Dore Gold at the Wilson Center
Dore Gold at the Wilson CenterWilson Center

Foreign Ministry director general and former ambassador to the UN Dr. Dore Gold recently asserted that Iran poses an even greater threat to Israel, because it intends to turn Syria into a "province of Iran."

Speaking at the Wilson Center for International Scholars in Washington, DC on Monday, Gold described the leading state sponsor of terror as "a country of 80 million seeking to get nuclear weapons."

In his nearly hour-long talk, Gold said he "firmly believes Iran wants to turn Syria into a province of Iran."

Shi'ite Iran has been propping up the regime of Bashar al-Assad, who is a member of the Alawite minority that belongs to a branch of Shia Islam.

The Foreign Ministry director explained that Iran is "involved in creating a social and political change that incorporates Syria into the Iranian state."

He warned that should Tehran succeed, Israel will face a strategic threat in the form of an Iranian regime foothold on its northern border.

Iranian religious outreach in Syria is not just "a question of building Shi'ite mosques," said Gold. "It's a question of a permanent deployment against Israel from the north. That's something we cannot accept."

Gold's assessment was given backing by Philip Smyth, an expert on Shi'ite militia movements at the University of Maryland.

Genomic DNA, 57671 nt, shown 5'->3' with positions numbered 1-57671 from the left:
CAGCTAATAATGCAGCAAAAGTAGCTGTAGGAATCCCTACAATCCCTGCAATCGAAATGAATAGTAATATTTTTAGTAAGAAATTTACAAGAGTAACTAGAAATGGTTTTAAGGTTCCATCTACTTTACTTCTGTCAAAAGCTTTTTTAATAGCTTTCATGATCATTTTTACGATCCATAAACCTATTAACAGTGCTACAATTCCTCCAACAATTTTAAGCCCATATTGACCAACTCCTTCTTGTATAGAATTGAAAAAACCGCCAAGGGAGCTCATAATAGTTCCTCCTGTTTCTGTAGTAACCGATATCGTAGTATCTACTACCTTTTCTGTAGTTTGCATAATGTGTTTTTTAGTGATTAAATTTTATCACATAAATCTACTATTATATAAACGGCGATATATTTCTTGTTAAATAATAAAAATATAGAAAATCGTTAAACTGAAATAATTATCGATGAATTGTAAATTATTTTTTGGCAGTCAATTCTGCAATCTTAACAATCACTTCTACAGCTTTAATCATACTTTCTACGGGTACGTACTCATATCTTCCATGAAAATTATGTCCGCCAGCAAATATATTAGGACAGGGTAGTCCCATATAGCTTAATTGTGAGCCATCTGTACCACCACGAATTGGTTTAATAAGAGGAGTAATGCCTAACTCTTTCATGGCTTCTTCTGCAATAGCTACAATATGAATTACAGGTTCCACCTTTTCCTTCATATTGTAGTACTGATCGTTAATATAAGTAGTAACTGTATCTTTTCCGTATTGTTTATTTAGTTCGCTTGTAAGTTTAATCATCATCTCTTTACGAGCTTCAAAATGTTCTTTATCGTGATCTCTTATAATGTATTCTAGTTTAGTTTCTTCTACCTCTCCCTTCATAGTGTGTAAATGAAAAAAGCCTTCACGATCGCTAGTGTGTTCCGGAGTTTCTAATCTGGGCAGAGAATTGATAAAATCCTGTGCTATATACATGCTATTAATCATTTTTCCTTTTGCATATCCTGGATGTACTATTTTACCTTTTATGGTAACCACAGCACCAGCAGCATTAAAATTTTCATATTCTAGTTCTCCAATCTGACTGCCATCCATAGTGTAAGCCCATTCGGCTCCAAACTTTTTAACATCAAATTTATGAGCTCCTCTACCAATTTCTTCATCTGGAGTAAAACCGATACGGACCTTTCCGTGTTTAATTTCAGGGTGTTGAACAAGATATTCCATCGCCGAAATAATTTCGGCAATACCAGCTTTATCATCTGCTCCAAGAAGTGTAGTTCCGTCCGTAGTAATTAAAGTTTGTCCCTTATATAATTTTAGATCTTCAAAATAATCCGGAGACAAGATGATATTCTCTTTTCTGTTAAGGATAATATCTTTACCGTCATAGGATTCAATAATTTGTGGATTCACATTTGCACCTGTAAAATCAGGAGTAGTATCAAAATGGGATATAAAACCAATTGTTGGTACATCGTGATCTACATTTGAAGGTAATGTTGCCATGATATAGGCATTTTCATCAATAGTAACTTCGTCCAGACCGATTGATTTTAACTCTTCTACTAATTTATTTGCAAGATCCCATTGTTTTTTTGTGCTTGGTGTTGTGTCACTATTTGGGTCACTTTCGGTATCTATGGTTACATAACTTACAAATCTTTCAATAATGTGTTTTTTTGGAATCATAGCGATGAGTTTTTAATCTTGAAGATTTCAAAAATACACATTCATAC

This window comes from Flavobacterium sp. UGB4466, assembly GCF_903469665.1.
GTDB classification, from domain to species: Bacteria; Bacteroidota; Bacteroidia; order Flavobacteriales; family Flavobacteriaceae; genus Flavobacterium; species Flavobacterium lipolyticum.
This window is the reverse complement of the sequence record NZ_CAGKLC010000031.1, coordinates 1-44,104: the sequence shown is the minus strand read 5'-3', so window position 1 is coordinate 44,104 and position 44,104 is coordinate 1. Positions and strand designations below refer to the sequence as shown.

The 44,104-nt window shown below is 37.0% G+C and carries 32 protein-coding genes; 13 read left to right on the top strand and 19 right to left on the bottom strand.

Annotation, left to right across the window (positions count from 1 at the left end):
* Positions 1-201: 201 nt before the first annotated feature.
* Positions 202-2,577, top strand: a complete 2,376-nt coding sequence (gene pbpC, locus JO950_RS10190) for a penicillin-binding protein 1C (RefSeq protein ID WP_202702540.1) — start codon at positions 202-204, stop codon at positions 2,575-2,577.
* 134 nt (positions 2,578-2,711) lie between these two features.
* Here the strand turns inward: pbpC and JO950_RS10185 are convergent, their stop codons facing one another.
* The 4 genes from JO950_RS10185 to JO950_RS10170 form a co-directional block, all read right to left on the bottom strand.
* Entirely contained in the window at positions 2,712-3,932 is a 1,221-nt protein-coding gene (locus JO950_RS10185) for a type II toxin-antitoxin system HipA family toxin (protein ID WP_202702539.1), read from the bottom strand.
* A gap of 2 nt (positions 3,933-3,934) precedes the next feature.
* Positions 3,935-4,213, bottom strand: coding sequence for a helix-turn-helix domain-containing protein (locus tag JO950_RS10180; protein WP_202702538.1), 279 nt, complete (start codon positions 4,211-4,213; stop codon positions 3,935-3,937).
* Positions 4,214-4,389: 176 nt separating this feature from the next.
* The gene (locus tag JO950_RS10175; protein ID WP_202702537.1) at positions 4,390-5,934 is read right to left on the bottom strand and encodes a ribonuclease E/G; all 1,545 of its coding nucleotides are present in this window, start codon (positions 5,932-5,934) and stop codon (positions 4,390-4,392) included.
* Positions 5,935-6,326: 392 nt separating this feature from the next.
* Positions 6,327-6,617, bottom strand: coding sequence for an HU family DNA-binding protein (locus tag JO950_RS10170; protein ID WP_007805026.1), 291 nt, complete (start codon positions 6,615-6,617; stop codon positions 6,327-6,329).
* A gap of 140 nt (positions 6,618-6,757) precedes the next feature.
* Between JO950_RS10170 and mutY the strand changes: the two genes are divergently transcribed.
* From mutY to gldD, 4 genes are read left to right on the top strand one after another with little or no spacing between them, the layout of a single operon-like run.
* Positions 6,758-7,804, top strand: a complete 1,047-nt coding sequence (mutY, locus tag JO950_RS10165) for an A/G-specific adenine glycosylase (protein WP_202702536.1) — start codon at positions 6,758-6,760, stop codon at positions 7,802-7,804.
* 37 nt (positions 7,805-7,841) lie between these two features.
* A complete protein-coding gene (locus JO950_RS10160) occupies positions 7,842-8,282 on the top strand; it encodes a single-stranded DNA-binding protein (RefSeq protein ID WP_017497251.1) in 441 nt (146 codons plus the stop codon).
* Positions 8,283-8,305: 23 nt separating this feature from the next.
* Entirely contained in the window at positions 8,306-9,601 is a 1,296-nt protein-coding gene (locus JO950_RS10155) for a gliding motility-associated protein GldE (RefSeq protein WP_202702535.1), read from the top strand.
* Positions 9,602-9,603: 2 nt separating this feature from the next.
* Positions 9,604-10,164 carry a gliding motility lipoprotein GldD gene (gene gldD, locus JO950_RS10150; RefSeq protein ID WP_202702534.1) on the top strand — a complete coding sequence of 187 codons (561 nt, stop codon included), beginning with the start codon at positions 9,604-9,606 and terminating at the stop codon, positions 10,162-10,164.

Smyth told Business Insider on Wednesday that Iran's Ayatollah Ruhollah Khomeini "was not a supporter of Iranian nationalism (unless he needed to use it to rally fighters/build support) and wanted a true and total pan-Islamic government under his religious guidelines/ideology."

"Gold makes a valid point," said Smyth. "There have been Iranian moves to convert people, build Syrian versions of Hezbollah, and to place more forces within Syria."

Iran has reportedly told Syria in the past to open a war front with Israel on the Golan Heights. Experts have revealed Iran is spending $35 billion a year propping up Assad's regime, and is likewise deploying thousands of its troops in the country.

The reason is said to be Iran's need to maintain a route of access through Syria to the Mediterranean by which it can supply weapons to Hezbollah in Lebanon and strengthen its growing regional influence.